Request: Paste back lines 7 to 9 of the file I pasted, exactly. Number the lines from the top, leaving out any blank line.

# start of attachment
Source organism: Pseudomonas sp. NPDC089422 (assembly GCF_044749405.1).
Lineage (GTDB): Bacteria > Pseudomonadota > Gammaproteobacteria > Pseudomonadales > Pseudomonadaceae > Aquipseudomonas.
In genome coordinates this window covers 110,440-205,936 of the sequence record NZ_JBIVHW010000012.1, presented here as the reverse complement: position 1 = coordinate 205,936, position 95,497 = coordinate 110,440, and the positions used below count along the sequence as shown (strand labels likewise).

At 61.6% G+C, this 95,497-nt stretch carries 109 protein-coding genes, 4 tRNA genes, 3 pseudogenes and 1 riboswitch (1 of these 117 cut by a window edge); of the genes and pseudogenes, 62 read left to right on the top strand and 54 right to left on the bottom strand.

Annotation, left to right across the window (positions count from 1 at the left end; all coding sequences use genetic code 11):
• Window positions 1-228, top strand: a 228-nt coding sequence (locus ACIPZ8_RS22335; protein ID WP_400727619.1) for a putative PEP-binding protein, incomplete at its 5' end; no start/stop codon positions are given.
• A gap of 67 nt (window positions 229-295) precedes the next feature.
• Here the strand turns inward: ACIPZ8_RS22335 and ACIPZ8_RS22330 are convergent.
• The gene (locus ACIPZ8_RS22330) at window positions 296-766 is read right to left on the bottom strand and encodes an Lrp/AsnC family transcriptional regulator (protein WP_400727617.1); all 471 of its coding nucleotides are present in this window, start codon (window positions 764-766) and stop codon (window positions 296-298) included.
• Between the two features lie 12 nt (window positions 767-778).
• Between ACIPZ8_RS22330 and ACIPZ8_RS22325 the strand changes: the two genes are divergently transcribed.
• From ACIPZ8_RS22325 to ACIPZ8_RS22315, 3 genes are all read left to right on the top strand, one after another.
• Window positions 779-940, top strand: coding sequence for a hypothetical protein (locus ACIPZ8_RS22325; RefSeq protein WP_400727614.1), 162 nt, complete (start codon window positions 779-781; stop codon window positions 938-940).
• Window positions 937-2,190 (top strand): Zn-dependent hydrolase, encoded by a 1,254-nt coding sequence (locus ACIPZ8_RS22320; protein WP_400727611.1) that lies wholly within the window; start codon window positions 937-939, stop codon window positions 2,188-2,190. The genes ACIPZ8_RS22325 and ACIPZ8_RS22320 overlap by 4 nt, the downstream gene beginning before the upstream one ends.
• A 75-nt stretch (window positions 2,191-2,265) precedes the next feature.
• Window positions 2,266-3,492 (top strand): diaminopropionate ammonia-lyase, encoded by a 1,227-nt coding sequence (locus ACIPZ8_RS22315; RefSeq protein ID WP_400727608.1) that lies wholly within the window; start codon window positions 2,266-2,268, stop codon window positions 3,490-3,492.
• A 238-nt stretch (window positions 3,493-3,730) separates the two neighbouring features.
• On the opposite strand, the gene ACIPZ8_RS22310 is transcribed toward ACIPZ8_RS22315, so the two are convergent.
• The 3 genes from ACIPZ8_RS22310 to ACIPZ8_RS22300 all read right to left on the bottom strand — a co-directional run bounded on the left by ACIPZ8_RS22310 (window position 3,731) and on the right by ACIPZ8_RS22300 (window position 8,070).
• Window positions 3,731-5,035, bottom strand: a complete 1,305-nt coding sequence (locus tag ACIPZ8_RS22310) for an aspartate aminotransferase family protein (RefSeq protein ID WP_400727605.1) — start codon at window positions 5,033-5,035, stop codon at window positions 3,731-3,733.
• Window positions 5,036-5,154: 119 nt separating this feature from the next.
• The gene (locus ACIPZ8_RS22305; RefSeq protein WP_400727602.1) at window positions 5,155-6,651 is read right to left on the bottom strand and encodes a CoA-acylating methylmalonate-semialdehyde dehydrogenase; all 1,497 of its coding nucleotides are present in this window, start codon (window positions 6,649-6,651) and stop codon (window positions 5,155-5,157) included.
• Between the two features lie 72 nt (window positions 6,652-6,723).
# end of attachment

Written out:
• A gap of 67 nt (window positions 229-295) precedes the next feature.
• Here the strand turns inward: ACIPZ8_RS22335 and ACIPZ8_RS22330 are convergent.
• The gene (locus ACIPZ8_RS22330) at window positions 296-766 is read right to left on the bottom strand and encodes an Lrp/AsnC family transcriptional regulator (protein WP_400727617.1); all 471 of its coding nucleotides are present in this window, start codon (window positions 764-766) and stop codon (window positions 296-298) included.